Friday, 12 October 2012

Edelrid Helix 25 Pack

Picture courtesy of Michael Thomson
Before now I knew Edelrid as a climbing hardware, harness and rope manufacturer. I had used their hardware but, to be honest, had never really dug too deep in to their gear. A sin with my gear addiction condition. Now that I have dug a lot deeper, not only is their hardware extensive they also have a wide variety of other products; cook ware, clothing and also packs. 

This 25 litre lightweight alpine climbing pack is an example of the gear they are introducing to the UK market. As far as I am aware it is their first full scale venture in to this type of product. It has a variety of alpine features and can be stripped down to a very minimilist pack. The lime green colour is Edelrids signature colour so as you probably noticed it sticks out, not a bad thing. I know my kit needs an introduction of colour.
The back system is made up with with dense foam in a mesh to allow air circulation. This is effective, initially it feels unusual but it is comfortable. Long term we'll see how the foam will be affected by absorbing perspiration and the odours that may linger. No issues as yet and I've been using it a few months. 
Once on the partially meshed shoulder straps are comfortable, the height adjustable sternum strap secure these in snugly. What I have noticed though is when the sternum strap is pulled in to where I like it the shoulder straps lift a bit meaning they don't sit flush on my upper chest. This hasn't caused any cutting in from the inner strap but maybe a contoured strap may prevent this. It may also not be an issue for a stockier person than me as when the sternum strap isn't done up they sit fine. 
The waist belt is designed to be lightweight. It is made from 'mono mesh' fabric reducing its weight. It does have a harness grade gear loop on each side and also slots for ice screw clips. The belt isn't sturdy so even without the weight of a partial climbing rack it hangs quite loose. Once it's clipped around your mid rift it keeps the pack secure. The hip belt is one of the removable components that can be removed to reduce the weight of the pack. 
The main compartment is like a chasm, this is a big 25 litre. Tucked up against the back is the removable back support, this is another of the removable items which will reduce the pack weight. I have left this in place whilst using it but playing with it the pack doesn't 'barrel' too much without the insert. I have had no issue carrying gear for a summer day hike or a cragging/sports climbing day. I've been told it will also take an overnighter snugly.
If you don't fill it or are wearing the contents there are compression straps to draw it towards the back. I think it could do with a couple of wand pockets to accommodate walking poles being stashed down or even store a water bottle.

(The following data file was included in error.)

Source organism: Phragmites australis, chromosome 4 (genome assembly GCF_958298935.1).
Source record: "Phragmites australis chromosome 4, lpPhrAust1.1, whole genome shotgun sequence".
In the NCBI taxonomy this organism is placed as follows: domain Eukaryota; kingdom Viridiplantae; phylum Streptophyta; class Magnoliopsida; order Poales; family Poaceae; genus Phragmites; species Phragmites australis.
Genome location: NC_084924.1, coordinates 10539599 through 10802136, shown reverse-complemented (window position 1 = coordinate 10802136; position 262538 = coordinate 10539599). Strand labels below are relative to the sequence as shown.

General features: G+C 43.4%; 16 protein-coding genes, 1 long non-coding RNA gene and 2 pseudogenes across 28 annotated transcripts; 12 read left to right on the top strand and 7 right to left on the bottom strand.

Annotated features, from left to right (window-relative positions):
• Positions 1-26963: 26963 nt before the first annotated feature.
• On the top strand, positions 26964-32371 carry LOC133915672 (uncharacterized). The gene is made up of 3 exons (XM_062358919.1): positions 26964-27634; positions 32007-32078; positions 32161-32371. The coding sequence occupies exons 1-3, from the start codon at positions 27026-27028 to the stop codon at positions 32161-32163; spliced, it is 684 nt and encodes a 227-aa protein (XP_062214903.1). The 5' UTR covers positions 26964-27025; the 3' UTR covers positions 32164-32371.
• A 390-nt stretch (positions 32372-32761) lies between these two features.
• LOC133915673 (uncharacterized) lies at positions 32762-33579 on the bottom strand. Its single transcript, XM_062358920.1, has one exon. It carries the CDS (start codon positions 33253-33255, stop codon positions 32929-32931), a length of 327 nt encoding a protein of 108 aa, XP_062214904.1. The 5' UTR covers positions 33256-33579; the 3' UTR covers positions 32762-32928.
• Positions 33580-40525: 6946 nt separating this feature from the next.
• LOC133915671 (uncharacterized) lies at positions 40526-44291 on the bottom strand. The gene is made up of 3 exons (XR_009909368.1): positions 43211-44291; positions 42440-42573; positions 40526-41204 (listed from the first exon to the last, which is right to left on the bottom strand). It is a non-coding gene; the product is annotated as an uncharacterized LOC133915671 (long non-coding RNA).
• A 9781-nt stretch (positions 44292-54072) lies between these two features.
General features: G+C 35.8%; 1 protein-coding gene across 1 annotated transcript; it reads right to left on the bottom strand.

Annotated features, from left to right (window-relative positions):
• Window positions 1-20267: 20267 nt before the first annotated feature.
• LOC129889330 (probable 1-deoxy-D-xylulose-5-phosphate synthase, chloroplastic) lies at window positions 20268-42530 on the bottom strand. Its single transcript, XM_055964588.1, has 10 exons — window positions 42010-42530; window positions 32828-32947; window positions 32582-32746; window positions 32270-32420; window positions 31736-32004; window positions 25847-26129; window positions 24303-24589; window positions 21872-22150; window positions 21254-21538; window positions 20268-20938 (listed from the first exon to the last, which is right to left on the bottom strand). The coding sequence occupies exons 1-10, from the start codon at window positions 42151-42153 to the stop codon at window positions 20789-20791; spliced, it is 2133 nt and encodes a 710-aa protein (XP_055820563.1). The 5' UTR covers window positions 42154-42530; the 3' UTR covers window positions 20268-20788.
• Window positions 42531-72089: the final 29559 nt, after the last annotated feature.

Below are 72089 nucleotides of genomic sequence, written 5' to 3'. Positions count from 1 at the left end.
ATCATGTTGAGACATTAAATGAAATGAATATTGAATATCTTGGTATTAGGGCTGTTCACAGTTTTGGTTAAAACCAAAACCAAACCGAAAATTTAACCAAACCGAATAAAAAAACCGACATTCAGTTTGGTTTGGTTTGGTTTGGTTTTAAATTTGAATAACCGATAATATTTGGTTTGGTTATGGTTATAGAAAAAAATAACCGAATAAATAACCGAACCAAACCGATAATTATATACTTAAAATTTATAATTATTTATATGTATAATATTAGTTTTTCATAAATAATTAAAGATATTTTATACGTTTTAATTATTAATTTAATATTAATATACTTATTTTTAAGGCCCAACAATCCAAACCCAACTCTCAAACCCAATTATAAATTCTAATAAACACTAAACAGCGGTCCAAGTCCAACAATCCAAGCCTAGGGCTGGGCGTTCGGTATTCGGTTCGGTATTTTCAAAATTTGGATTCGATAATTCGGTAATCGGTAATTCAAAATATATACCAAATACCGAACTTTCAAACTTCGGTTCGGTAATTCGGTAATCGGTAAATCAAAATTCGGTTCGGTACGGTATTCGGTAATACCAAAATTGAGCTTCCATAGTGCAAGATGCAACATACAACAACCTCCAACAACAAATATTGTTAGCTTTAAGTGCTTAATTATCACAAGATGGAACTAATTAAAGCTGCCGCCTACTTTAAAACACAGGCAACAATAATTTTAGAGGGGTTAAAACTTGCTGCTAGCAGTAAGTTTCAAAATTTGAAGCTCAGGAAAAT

There is a discreet slot to allow a hydration straw to poke out, although there is nothing inside to take the bladder, ie a pouch or loop. There is the panel which houses the back support but I think it would be a bit tight especially when the insert is in there. 
The front of the pack has what you would expect, ice tool loops. Outdoorsmagic expressed a concern with these, they didn't think that the would accommodate a modern technical axe with the heavy curve of the shaft. I don't think it will be a problem but I am yet to try, my axes are pretty straight. 
Another issue OM highlighted was a lack of rope strap under the top flap, I would tend to agree with this one. Although it has a large capacity for a 25 litre getting gear, hardware and the rope inside would be tight. I have improvised for this one and used the grab handle to attach a strap and clip which has worked well. 

The top flap is the third removable piece. There are two buckles which have quick release clips for the lid to be removed, they are made up with compression straps to adjust the height of the lid; a floating lid. When the lid is opened and closed a few times the straps tend to ease off requiring re-tightening regularly. Not a big issue but if they loosen off too much it could get be annoying on the hill depending on the weather. The zip compartment on the lid has also a generous amount of room. The zip extends around the side of the lid allowing good access in to the pouch, handy if those gloves are tucked down the back corner when your hands are freezing. It has a little velcro sealed pocket inside that can house a phone or mp3 player. An addition I would like to see is for the zip to have a protective baffle/flap to shed any rain or protect the zip from the snow.
The lid is held down by a metal hook that I know as a snow buckle. I didn't think I was going to get on with this type of clip but it works remarkably well, I can see it being easy to use with big gloves too. 

Michael had this pack reviewed by a professional and it came back with the thumbs up, I tend to agree. Would I describe it as lightweight, probably not. It's certainly not heavy but the way this pack is built is designed to withstand a rock and ice life. Strap ice tools to it and hang ropes off it - this pack will cope with it! Without being too critical the pack is ready to go, a bit of fine tuning and it's a perfect little pack.